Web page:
Companies are scrambling to cope with the intensifying supply chain crisis. Inflation, product shortages and logistics delays jeopardize business strategy, erode customer loyalty, deflate profitability and reduce cash flow.
While specific pressures vary from industry to industry, Kristina Hooper, chief global market strategist of Invesco, told investors that a “universal differentiator can be the amount of companies investing in the industry. technology to increase productivity “.
This is true at Procter & Gamble. Over the past decade, P&G has invested heavily in data, production and e-commerce technologies. Their investments illustrate how a long-term technology strategy can pay off in times of economic turmoil.
Known for its iconic brands including Tide, Cascade and Puffs, P&G is also distinguished by an unwavering commitment to fund productivity investments.
On P&G’s first quarter FY2022 results conference call, CFO Andre Schulten explained, “We will recover these costs over time. We will not sacrifice the investment in the business like we do. [Our] productivity programs intensify throughout the exercise. We intentionally take our time to recover costs to protect investments in our superiority strategy, which is working well to drive our top line growth and our globally balanced growth model.
Technology is at the heart of these plans for growth and profit. Led by CIO Vittorio Cretella, P&G has partnered with Microsoft and Google to focus on three goals: supply chain resilience, retail execution, and product superiority.
“The way we approach excellence as a business is to get the right product, the right package, the right communication and the right in-store execution,” said Guy Peri, director of data and analytics. “Almost everything about how we deal with our customers and the consumers who buy our products is changing, and data and algorithms are key to staying ahead of this change. “
“Advanced data analysis allows us to offer consumers the best selection of products in their local stores and reach them through their preferred channels,” explained Cretella. “Beyond using data for descriptive and diagnostic purposes to understand what’s going on in our business and why, we use analytics to make predictions, such as the success of a promotion or the best match. produced by clusters of stores. During the pandemic, this ability helped manage peak demand in the supply chain. “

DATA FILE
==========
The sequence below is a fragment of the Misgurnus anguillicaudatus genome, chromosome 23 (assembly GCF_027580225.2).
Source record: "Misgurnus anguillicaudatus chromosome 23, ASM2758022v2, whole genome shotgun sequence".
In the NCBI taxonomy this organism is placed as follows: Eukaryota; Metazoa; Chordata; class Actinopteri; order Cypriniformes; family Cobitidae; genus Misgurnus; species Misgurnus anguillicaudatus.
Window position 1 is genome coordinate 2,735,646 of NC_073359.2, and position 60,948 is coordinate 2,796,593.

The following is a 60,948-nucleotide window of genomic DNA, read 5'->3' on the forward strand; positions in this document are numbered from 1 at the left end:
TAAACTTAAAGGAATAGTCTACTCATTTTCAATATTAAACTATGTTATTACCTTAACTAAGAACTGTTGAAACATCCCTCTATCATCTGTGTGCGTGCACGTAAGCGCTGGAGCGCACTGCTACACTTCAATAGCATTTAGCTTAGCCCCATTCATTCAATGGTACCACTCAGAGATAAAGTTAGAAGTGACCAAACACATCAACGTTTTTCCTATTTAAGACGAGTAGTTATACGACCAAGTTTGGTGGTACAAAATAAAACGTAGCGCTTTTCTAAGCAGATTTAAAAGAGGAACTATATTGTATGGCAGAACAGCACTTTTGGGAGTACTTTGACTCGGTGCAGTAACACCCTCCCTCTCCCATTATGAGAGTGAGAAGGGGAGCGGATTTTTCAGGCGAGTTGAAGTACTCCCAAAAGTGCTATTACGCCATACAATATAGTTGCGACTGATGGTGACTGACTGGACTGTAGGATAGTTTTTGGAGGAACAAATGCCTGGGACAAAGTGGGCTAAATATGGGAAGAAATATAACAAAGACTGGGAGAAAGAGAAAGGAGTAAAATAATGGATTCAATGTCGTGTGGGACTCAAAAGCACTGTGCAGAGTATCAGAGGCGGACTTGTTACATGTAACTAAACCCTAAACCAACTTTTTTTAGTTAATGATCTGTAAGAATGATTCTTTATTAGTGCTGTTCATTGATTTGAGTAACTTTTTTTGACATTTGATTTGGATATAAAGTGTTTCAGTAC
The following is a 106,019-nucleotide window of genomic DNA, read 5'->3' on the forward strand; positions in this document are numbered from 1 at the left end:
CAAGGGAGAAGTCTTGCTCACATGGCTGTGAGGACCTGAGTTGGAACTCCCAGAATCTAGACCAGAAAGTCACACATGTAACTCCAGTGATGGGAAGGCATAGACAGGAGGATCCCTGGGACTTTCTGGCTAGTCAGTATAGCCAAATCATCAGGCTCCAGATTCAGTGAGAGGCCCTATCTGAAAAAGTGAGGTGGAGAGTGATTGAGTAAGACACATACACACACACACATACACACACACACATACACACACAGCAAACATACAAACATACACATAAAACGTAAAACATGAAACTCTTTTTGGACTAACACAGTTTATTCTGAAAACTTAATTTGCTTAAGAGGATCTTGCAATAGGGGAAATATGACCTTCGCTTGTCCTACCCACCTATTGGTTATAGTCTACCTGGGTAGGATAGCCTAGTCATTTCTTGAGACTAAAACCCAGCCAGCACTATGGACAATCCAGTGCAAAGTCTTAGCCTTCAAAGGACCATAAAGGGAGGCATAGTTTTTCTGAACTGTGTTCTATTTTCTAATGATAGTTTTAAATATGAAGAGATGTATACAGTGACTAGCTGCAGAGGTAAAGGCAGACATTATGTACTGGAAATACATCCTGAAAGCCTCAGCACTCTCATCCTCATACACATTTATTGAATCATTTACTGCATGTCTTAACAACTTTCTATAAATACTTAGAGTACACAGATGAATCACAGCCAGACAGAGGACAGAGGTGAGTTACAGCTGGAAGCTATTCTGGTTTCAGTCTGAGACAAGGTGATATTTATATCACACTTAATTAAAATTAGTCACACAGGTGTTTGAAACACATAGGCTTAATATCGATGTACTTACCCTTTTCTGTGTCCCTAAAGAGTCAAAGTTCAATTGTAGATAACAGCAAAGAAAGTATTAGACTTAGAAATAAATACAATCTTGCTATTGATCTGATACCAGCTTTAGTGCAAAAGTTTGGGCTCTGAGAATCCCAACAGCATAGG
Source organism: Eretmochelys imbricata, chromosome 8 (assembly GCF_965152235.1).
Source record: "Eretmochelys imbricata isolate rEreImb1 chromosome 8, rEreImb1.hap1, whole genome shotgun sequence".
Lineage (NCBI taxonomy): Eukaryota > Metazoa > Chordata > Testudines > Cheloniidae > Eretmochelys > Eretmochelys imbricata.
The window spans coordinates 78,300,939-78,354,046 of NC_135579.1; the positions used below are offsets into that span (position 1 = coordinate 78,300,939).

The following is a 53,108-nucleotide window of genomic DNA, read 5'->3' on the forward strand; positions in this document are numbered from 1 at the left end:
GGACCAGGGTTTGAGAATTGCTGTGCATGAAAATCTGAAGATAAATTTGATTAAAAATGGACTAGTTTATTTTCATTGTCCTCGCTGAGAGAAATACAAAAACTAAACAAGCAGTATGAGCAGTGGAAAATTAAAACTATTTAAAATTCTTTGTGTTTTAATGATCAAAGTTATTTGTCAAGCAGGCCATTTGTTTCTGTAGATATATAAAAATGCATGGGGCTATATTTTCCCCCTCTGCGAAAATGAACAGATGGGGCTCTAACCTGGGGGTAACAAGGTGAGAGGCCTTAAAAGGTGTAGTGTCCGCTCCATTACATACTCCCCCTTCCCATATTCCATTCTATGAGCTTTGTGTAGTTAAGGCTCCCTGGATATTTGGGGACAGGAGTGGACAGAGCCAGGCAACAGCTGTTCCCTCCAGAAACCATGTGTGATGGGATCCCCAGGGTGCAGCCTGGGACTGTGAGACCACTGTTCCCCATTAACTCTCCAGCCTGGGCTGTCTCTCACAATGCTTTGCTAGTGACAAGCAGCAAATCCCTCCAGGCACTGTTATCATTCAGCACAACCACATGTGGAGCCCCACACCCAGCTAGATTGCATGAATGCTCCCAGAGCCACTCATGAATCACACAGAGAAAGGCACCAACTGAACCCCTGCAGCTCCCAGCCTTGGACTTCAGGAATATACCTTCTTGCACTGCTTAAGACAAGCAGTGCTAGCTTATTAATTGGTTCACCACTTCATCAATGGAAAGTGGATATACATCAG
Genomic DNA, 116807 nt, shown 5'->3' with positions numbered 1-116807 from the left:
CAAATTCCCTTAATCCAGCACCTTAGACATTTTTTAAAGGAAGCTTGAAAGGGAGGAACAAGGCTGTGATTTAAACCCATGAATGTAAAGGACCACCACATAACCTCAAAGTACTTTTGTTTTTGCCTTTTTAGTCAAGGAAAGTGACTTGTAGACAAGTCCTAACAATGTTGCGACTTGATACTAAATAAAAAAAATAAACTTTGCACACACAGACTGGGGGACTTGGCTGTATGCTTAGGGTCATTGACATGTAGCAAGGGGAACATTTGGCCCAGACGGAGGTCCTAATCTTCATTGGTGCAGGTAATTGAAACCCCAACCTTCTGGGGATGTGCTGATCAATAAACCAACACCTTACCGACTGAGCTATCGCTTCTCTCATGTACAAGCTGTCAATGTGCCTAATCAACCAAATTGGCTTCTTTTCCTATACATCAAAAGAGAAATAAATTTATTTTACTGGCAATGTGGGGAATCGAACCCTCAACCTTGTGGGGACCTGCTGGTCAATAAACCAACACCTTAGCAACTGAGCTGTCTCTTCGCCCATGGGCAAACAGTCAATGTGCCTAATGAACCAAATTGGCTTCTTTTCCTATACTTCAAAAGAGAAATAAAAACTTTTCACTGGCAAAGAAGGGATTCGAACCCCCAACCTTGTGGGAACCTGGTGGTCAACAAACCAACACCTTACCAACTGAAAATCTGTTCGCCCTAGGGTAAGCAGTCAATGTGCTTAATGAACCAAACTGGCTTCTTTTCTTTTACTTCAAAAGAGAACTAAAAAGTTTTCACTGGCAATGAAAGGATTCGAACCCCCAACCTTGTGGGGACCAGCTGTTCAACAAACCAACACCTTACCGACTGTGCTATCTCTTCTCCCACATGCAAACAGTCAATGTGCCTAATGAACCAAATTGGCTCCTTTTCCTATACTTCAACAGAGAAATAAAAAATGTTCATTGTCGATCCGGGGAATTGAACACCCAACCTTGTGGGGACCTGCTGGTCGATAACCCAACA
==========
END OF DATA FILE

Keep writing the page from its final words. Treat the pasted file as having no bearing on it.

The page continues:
Deliver the goods
P&G consolidates billions of consumer data points linked to thousands of SKUs each year with hundreds of retail customers. This repository enables data-driven supply chain agility. Schulten stressed: “The strength of our supply chains is mainly due to the flexibility we can create. Strong partnerships with suppliers around the world allow us to move supply, if necessary, from one supplier to another, either due to [either] supply or freight routes are not available.
In addition to logistical support, data analysis helps with production. “We have the ability to reformulate some of our products, which we actively do, without affecting product superiority or any noticeable impact on the consumer, and this gives us the ability to adapt again to material availability or cost, ”Schulten added. “We also have an organization that anticipates potential bottlenecks and then chooses to stock either materials or finished goods and then can pull out of those stocks globally.”
In an industry highly sensitive to supply chain disruptions, competing consumer packaged goods (CPG) brands have struggled to maintain uptime and margins. Yet P&G achieved record sales, profits and operating cash flow in fiscal 2021 – this is very convincing proof that its investments in productivity are paying off.
When making calls to investors, the P&G management team typically highlights three key financial metrics: organic growth, operating margins and free cash flow productivity. All of them help explain the past, provide ambitious benchmarks, and justify future IT investments.
In fiscal 2021, P&G achieved sales of $ 76 billion, supported by organic growth in each of its five major product categories. Notably, growth was driven by roughly equal price and volume increases – a compelling sign of strong consumer loyalty, effective supply chain management and reliable forecasting.
In the first quarter of fiscal 2022 investor call, P&G Vice President and COO Jon Moeller, discuss margins, explained, “If we look back over the past 12 years, our operating margin on an aggregate basis increased 320 basis points from 20.4% to 23.6% last year. At constant exchange rates, this represents an increase of 1,020 basis points. Therefore the [goal] it’s staying the course, continuing to drive productivity to fuel investment in superiority in everyday use [product] categories where performance determines brand choice. This is the recipe for balance [top and bottom line] growth.”
Finally, P&G relies on a non-GAAP measure called “free cash flow productivity,” which measures the ratio of free cash flow to operating income. P&G generated more than $ 18 billion in operating cash flow in fiscal 2021 and posted an impressive 92% free cash flow productivity. Such a high ratio shows low reliance on questionable accruals, strengthens credit ratings, and signals abundant liquidity for large share buybacks and dividend growth.
Importantly, over time, such financial performance reflects a well-run business, alleviates barriers to borrowing, and should provide a sustainable source of competitive advantage.
Money in the bank
As companies seek to modernize their IT infrastructure and drive digital transformation, P & G’s supply chain resilience demonstrates that technology must be well-funded – long before market turmoil demands it. Otherwise, the high price of investment procrastination might be too high to pay.